Danish artist ordered to repay $46,000 to museum for producing blank canvasses

Titled 'Take the Money and Run,' the piece was described as an explicit commentary on the funds the artist received from the museum.

Danish artist ordered to repay $46,000 to museum for producing blank canvasses
The Hill
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A Danish artist named Jens Haaning has been mandated by a court to reimburse the Kunsten Museum in Aalborg a sum of nearly 500,000 kroner (equivalent to $46,000). The directive follows a rather unconventional art submission by Haaning: two entirely blank canvases.

Titled “Take the Money and Run,” the piece was described as an explicit commentary on the funds he received from the museum, BBC News reported.

Originally, the museum's vision for the 2021 art project involved Haaning using the provided banknotes as elements within two art pieces. However, Haaning deviated from this plan, presenting two untouched canvases instead. In a candid revelation to dr.dk, he declared, “The work is that I have taken their money.”

While the museum demanded a full repayment of around 534,000 kroner (roughly £61,000 / €71,635 / $76,539), Haaning was resolute in his refusal.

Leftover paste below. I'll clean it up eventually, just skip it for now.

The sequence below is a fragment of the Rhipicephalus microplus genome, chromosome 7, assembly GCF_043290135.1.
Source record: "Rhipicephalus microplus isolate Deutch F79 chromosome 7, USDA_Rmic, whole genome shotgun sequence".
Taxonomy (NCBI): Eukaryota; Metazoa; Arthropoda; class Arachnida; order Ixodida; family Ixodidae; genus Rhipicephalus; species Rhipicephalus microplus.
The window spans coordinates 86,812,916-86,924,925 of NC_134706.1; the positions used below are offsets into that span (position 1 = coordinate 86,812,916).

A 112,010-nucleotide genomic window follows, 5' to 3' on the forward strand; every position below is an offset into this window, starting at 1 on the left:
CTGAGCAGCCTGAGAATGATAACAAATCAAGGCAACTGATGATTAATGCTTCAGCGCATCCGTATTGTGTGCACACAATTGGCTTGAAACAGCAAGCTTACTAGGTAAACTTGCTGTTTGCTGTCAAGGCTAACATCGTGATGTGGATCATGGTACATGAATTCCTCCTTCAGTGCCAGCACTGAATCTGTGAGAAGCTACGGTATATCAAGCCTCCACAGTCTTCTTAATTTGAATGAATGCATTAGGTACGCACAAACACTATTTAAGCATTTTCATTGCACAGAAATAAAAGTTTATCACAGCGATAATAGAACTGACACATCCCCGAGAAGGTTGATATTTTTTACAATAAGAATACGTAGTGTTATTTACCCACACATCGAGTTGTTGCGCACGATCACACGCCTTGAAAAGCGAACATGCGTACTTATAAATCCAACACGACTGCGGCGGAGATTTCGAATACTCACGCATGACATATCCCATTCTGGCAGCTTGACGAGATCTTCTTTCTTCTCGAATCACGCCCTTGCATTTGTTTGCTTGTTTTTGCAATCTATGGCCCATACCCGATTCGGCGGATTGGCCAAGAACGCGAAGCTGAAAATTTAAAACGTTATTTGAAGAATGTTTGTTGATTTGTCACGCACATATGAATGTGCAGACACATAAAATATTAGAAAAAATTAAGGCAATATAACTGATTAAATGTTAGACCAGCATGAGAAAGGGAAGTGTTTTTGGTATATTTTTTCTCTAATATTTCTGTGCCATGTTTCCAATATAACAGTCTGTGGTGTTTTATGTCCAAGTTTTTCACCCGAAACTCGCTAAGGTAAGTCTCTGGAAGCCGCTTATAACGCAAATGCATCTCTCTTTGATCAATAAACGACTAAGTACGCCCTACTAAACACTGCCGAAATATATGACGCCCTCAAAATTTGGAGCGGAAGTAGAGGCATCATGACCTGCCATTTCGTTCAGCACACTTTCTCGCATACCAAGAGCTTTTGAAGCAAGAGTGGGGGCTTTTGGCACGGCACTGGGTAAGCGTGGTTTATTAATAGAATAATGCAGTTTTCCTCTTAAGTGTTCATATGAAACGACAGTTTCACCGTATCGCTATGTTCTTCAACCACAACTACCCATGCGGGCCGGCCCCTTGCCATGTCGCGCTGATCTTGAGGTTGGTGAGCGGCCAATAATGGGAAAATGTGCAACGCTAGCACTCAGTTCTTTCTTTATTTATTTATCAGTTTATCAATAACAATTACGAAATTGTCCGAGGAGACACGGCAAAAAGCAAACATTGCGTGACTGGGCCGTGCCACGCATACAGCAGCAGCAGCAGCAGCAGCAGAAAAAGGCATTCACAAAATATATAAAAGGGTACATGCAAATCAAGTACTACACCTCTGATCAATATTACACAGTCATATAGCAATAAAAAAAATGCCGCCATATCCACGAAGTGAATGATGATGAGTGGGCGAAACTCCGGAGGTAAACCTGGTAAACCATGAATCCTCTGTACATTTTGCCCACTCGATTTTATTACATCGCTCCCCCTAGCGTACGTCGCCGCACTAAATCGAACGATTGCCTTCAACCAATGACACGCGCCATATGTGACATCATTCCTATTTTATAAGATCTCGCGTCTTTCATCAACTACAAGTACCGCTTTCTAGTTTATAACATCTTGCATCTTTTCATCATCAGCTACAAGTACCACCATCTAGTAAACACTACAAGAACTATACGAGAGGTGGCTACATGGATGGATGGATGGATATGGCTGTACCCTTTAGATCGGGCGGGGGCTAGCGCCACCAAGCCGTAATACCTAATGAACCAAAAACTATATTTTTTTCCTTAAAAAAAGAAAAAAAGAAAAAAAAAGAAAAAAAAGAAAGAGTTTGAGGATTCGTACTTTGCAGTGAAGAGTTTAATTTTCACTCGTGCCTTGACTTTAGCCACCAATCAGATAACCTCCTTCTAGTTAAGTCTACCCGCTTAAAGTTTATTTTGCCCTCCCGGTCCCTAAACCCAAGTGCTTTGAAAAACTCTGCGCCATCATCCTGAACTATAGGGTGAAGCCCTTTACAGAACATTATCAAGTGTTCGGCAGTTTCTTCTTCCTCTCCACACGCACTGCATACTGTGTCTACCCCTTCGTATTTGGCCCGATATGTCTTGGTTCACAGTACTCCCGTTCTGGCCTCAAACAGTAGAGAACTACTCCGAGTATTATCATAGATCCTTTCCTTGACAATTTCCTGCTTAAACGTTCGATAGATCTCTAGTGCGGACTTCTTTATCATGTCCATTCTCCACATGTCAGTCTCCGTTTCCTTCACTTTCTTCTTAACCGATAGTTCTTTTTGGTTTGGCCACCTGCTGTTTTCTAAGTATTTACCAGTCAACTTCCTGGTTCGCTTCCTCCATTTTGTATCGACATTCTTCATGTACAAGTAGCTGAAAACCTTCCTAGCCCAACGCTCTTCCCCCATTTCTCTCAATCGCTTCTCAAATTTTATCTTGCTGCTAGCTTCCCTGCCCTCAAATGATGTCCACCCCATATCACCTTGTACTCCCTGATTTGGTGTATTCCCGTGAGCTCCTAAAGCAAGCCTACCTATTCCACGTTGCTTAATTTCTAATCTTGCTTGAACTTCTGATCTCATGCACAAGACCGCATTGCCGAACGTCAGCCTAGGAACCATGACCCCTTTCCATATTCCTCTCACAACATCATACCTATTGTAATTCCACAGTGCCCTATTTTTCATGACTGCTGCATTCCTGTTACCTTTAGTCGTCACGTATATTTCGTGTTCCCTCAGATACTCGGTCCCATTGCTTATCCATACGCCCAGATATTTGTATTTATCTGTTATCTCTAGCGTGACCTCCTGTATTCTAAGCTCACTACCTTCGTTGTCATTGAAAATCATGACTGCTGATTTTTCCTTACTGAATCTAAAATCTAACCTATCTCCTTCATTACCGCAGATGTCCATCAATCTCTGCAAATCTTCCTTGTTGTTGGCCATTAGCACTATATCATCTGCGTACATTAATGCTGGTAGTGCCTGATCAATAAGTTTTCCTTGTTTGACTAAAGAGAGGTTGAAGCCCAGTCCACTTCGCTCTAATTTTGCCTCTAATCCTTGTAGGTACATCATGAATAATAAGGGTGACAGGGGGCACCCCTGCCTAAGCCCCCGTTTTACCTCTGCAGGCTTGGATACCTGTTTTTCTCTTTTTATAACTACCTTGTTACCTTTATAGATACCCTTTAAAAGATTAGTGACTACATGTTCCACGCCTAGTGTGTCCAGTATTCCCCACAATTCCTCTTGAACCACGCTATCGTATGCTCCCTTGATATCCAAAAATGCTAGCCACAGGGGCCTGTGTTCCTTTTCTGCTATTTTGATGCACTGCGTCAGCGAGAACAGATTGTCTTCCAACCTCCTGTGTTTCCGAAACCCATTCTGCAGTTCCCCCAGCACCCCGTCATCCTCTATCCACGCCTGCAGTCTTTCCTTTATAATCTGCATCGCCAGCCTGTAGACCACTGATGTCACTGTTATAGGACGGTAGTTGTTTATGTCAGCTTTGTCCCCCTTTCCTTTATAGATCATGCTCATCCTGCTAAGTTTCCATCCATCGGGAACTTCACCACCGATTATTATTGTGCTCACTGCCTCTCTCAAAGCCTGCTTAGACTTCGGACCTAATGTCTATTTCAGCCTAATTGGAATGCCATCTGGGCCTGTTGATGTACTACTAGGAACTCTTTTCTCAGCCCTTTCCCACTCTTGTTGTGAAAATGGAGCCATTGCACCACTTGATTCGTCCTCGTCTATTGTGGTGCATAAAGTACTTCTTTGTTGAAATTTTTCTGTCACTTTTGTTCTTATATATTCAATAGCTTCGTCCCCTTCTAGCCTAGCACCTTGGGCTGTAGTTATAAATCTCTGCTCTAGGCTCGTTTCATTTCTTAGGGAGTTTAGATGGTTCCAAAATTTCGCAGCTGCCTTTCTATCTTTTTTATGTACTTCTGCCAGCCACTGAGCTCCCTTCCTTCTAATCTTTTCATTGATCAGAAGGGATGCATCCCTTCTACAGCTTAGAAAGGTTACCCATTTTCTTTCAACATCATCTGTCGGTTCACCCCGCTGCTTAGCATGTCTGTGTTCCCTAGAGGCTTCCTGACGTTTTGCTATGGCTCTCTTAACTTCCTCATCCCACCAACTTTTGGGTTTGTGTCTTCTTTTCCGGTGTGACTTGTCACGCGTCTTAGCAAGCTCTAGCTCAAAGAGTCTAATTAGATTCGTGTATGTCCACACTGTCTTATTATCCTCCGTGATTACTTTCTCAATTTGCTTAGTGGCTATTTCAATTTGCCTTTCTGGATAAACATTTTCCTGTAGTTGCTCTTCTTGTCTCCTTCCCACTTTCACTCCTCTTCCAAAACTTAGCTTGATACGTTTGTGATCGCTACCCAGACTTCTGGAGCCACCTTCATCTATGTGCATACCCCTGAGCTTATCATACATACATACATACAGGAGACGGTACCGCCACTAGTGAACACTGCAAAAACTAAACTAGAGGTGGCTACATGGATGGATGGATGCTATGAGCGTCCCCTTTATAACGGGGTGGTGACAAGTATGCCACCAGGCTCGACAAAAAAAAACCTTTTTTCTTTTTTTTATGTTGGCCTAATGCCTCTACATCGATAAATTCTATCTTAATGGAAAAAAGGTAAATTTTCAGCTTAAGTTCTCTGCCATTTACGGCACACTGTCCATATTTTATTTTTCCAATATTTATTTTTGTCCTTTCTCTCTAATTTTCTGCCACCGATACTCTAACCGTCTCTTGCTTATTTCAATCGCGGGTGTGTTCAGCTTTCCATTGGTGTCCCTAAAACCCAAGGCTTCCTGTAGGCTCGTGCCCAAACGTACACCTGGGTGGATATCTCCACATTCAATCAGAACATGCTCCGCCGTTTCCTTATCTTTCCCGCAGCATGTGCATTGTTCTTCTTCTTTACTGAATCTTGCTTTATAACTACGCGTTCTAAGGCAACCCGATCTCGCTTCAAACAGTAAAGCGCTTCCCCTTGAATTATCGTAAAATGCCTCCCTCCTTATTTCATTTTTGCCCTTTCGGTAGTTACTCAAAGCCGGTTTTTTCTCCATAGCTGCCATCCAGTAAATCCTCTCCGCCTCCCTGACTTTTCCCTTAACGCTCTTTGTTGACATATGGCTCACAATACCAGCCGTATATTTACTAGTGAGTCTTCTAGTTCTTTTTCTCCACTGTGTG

The dispute reached its climax when a Copenhagen court, earlier this week, instructed the 58-year-old artist to pay back the museum 492,549 kroner. This calculated amount excluded the artist's professional fee and certain overheads associated with the artwork's presentation.

Lasse Andersson, the museum director, had initially responded to Haaning's audacious art submission with a mix of surprise and amusement. Recollecting his first encounter with the blank canvases back in 2021, he commented to the BBC's Newsday program, “He stirred up my curatorial staff and he also stirred me up a bit, but I also had a laugh because it was really humoristic.”

Post-judgment, while Haaning has expressed that he doesn't intend to escalate the matter legally, he finds himself in a quandary regarding the next steps. Speaking to TV2 Nord, he suggested that the entire episode, and the consequent media frenzy, significantly elevated the museum's revenues, far exceeding their initial investment.

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